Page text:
Revisiting Complement, An Old Friend… (Part 3)

tumor microenvironment with legend

After summarizing how the complement system can have both anti-tumor and pro-tumor effects, we conclude our blog series on Reis et al. by discussing the clinical aspects of complement as a target and biomarker.  As discussed in the previous blogs, the imbalance in activation of complement leads to overproduction of complement proteins that causes a switch from immunosurveillance to tumorigenesis.  Thus, therapeutics may be developed that target complement proteins and fragments to restore balance and an effective immune environment.

Using complement to enhance monoclonal antibody-based (mAb) therapies

Engineering antibodies to enhance Fc region-mediated effector functions have been well studied over the years.  To take advantage of these studies, antibodies have been developed to more easily form antibody hexamers (Hexabodies) upon antigen binding to promote complement activation and enhance complement-dependent cytotoxicity (CDC).  However, because of the increased potency, dosing is quite important as high concentrations of CD20 Hexabodies have been suggested to exhaust complement components too quickly, resulting in less efficacy.  In contrast, low doses with more frequent dosing is associated with complement deposition on malignant cells and more CDC.

Modulating complement activation and CDC

An interesting set of studies have indicated that diet may regulate complement activation.  In a preclinical intestinal cancer model, animals that were fed a high-fat diet derived from coconut and corn oil had higher amounts of C5a and increased incidence of cancer compared to mice fed a high-fat diet derived of olive oil.  These studies suggest that diet may promote complement activation for tumorigenesis and regulating diet may decrease susceptibility to cancer by controlling complement activation.

Other modulators of complement activity are regulatory proteins, such as CD55 and CD59, expressed on host cell surfaces that inhibit CDC.  This is not a surprise as expression prevents unwanted CDC on healthy, normal cells.  However, studies have demonstrated an increase in these regulators on tumor cells to escape immune response.  Therefore, targeting these regulators, along with the tumor antigen, may restore CDC and tumor cell lysis.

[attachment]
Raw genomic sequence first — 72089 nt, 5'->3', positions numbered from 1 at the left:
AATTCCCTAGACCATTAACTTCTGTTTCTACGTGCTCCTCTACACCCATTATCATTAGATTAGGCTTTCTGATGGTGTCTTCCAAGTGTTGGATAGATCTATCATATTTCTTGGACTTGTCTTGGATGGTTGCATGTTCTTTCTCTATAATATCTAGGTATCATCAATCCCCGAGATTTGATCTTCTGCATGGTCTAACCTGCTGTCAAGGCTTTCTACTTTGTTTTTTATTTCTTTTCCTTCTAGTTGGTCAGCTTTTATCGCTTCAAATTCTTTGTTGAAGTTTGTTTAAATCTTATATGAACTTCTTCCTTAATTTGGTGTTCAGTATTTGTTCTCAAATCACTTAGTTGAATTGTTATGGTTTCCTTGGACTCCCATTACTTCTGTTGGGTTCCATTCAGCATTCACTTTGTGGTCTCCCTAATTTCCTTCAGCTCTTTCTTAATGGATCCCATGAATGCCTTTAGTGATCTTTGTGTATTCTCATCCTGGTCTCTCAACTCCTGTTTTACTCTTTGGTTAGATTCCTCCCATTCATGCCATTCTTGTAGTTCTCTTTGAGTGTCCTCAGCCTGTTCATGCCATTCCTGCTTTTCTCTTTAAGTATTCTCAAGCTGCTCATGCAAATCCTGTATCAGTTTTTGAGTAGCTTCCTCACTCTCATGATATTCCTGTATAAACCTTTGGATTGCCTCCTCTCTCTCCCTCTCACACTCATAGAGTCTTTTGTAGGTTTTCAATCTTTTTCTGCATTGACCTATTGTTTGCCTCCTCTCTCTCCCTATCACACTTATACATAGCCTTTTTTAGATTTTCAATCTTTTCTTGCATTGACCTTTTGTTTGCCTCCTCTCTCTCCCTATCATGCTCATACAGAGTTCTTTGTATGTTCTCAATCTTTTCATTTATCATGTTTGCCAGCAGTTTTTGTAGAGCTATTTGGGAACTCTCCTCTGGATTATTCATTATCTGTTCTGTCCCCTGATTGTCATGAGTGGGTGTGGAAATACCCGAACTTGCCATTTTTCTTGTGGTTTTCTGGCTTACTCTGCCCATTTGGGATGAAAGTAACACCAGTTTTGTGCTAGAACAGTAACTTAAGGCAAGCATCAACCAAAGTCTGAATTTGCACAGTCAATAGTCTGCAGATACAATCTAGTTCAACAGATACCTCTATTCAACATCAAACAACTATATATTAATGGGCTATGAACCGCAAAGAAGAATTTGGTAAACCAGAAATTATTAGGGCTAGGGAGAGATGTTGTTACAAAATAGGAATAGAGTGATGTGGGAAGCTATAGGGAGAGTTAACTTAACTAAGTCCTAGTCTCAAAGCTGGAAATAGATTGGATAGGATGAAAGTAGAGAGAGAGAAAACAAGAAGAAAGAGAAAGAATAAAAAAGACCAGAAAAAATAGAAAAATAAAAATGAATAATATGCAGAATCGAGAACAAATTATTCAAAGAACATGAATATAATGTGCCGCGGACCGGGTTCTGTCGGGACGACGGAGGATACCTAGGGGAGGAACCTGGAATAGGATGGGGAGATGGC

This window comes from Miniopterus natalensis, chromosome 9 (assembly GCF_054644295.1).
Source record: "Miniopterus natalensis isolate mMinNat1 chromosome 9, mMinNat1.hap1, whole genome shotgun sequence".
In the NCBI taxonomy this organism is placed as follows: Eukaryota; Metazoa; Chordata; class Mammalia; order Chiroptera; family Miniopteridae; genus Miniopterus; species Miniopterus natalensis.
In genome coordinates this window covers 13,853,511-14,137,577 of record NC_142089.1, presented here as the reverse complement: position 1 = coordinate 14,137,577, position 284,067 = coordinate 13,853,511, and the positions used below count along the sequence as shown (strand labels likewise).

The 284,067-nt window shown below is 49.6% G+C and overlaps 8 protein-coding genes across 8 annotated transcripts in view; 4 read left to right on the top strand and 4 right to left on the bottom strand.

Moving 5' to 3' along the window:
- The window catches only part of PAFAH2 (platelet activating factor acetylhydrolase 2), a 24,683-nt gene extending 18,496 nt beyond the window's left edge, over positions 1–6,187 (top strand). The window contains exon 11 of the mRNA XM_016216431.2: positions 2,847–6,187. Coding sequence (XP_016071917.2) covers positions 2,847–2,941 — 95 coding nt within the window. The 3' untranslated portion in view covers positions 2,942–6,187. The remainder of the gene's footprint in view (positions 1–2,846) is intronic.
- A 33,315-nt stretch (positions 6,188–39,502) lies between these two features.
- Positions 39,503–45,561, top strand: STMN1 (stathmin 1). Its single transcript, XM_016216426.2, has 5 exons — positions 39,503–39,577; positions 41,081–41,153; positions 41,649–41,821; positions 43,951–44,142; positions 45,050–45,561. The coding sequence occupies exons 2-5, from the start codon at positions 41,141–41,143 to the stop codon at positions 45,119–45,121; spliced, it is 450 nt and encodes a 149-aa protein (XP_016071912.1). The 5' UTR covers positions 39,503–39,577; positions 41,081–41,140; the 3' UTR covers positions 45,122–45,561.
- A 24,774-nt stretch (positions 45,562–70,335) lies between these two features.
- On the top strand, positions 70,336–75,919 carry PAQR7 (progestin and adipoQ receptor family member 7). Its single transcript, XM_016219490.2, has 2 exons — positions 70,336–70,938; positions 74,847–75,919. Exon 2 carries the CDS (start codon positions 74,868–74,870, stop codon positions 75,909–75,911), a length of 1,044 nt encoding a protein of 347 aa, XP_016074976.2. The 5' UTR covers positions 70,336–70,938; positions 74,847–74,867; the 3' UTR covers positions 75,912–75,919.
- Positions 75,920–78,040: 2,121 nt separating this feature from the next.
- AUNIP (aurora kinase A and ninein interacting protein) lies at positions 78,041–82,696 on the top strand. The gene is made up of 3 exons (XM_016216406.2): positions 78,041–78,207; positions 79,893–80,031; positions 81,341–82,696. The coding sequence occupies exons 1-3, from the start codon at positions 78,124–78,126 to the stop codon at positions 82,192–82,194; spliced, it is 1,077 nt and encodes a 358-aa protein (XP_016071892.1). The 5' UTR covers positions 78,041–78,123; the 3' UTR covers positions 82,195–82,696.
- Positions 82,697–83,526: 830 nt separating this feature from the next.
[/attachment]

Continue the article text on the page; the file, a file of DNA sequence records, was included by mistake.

Besides targeting regulators of CDC, understanding how complement is activated in tumors will also help scientists develop inhibitors that target specific complement proteins that lead to dysregulation and imbalance of complement activation.  Indeed, these inhibitors are currently being developed and are in different stages of development and evaluation.

Complement as cancer biomarkers

As alluded to earlier, complement activation and excessive amounts of cleaved complement fragments, such as C3, have been observed in the serum of patients with various types of cancer.  In addition, an uncharacterized form of the C3 fragment has been detected in prostatic fluid from cancer patients.  Thus, there is no question that increased complement fragments are detected in biofluids from cancer patients.  However, the clinical value for increased complement or its value for disease prognosis is still in question.

Over the course of the last three blogs, we have summarized Reis et al. by:  1) reviewing complement, 2) describing its beneficial role in immunosurveillance and anti-tumor effects, and 3) introducing its role in tumorigenesis when dysregulated.  With these observations, scientists are taking advantage of this knowledge to develop therapeutics that target complement and CDC, as well as biomarker assays that measure complement proteins and fragments for cancer diagnosis.  Moreover, these findings will give scientists further insight into how dysregulation of various aspects of the immune system leads to loss of global immunosurveillance and cancer growth.

About the Author:

Omar Duramad, Ph.D. brings more than fifteen years of experience in drug discovery and preclinical drug development for small molecules and antibodies. He oversees IQ’s In-vitro Assay Services (Testing, Safety, Toxicology, & Immunology). Prior to IQ, Dr. Duramad held positions of increasing responsibility at REGiMMUNE, IGM Biosciences, Neothera Biosciences, and Dynavax Technologies, where he led small molecule or antibody programs from early discovery through IND Filing. An immunologist by training, Dr. Duramad has received several awards such as the Schissler Foundation Fellowship in Cancer Research, American Legion Auxiliary Fellowship for Cancer Research, and the Vivian L. Smith Award for Outstanding Immunologist and has been an invited speaker at prestigious conferences such as Keystone Symposia, American Society of Hematology, and American Transplant Congress. Dr. Duramad obtained his B.S. in Biochemistry & Cell Biology from University of California, San Diego and Ph.D. in Immunology & Cancer Biology from the University of Texas, MD Anderson Cancer Center in Houston.